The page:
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For college football in 2020, the only rule is: There are no rules.

In the year of COVID-19, all past practices are pushed aside. We have been assured the changes are temporary and there is no reason to believe otherwise.

Eventually, thanks to science and modern medicine, college football will return to normal. Will that be in 2021? Wow, wouldn’t that be great. But there are lot of people to vaccinate between now and then.

More realistically, full normalcy for college sports won’t happen until 2022.

So, for now, we accept it and learn to enjoy the uniqueness of it all.

Case in point: prepare yourselves for the wackiest bowl season in college football history. So fitting with everything else going on in the world. How will the weirdness play out? Well, the bowls that are actually held won’t be encumbered by traditional norms.

In the past, college teams were required to finish at or above .500 in order to qualify.

But there were exceptions. In 2014 and ‘15, with a shortage of eligible teams, five schools with seven losses were allowed to play in bowls. Two of the five were from the Big Ten (Minnesota and Nebraska) The five losing teams that season won four of their bowls. That had to hurt for the losers.

This year, the standards are on hold for everyone. No criteria for the number of wins a team must have exists.

Don’t be surprised if a school like Tennessee, currently 2-5, gets a call from a nearby bowl. Say, the Music City Bowl in Nashville, which would like to bring the local favorite to town. The Music City is scheduled to pair a team from the SEC with one from the Big Ten.

Decision day comingCurrently, the bowls have ties to different conferences. You all know about the long history between the Big Ten, Pac-12 and Rose Bowl.

The SEC has a similar relationship with the Sugar Bowl. Those ties should continue this year, with a the potential for some tweaking.

Bowl selection is expected to happen Dec. 20, the day after the conferences complete their championships and final weekend of games.

But what happens if COVID-19 continues to rage and games get canceled left and right?

Ohio State, which has already had games with Maryland and Illinois canceled, is in danger of not reaching the supposed minimum number of six games to be eligible for the Big Ten championship.

This weekend’s Maryland-Michigan game has already been called off. We are waiting to see what happens with Ohio State-Michigan State. And is there a chance the Big Ten’s biggest rivalry, Michigan-Ohio State, won’t be played?

Seems more than possible.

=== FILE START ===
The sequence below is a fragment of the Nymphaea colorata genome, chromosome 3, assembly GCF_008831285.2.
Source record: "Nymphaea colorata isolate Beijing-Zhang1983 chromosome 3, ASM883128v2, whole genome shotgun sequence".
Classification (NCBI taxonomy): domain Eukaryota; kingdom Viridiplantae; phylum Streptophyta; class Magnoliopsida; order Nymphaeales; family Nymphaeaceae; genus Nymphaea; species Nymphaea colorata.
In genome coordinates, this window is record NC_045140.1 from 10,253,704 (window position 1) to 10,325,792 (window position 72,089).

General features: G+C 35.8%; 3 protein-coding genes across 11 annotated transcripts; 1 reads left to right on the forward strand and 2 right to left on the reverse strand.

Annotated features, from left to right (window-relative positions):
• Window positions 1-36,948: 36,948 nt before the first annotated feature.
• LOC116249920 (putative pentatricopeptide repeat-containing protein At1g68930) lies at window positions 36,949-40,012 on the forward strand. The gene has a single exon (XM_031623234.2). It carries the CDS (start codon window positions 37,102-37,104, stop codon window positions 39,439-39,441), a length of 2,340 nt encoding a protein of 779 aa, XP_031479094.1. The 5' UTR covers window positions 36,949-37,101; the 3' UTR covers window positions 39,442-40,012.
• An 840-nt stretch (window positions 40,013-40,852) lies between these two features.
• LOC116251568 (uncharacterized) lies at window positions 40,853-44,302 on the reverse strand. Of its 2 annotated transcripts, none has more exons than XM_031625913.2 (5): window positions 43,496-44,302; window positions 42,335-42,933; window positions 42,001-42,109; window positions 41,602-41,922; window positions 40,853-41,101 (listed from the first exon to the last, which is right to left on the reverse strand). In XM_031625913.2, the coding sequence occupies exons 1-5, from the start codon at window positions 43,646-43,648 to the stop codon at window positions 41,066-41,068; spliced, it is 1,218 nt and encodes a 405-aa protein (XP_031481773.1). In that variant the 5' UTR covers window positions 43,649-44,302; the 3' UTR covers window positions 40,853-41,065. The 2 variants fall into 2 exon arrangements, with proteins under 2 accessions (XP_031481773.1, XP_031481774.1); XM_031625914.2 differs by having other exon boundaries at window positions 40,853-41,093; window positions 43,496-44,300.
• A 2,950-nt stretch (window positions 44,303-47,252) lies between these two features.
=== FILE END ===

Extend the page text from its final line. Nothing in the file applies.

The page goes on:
Back in the dayThere was a time when bowls didn’t wait until the end of the regular season before making deals with schools.

The Orange Bowl might say to Oklahoma: You’re on the way, right? And the folks in Norman would nod in approval.

Name schools like Alabama, Southern Cal, Texas and Notre Dame had an advantage over the rest. Though the Fighting Irish didn’t allow themselves to play in bowls for good until 1970. Because of Notre Dame’s national appeal, it’s fair to say it could get invited after a 2-10 season. Thankfully, the school has self-imposed standards.

This season, the undefeated Irish have a great chance to be a part of the College Football Playoff.

Not so for the Big Ten. Kevin Warren’s conference needs to hold onto every bowl tie.

The league has already lost postseason options to COVID-19. The Pinstripe, Redbox and Quick Lane have been canceled, part of 10 bowl games that won’t happen this season.

Though the Big Ten has a chance to pick up a playoff spot for Ohio State, it could find itself short of invites for worthy teams.

Right now, the Big Ten has five teams ranked in the Top 25: Ohio State, Indiana, Northwestern, Wisconsin and Iowa.

The other nine schools will struggle to finish above .500. Maryland is 2-2 with three canceled games. Illinois, Michigan State, Minnesota and Purdue are all 2-3 with a chance time to get above .500. Rutgers, Nebraska, Michigan and Penn State are under water and pointing toward “normal” 2021.

Do the Illini want to play in a bowl? You betcha. The team ended a postseason-less streak in 2019 and hopes to start the positive kind.

“I think it would be very important and it’s definitely one of the goals this team strides for,” Illinois center Doug Kramer said Wednesday afternoon.

How would Kramer sell the Illini to a bowl committee?

“So far, I think we’ve shown we’ve got a lot of fight,” Kramer said. “I think it’s a fun group to watch.”

We’ll all have to watch and see what unfolds later this month before the strangest of all bowl seasons kick off.

Bob Asmussen can be reached at 217-393-8248 or by email at

College Football Reporter/Columnist

Bob Asmussen is a college football reporter and columnist for The News-Gazette. His email is, and you can follow him on Twitter (@BobAsmussen).

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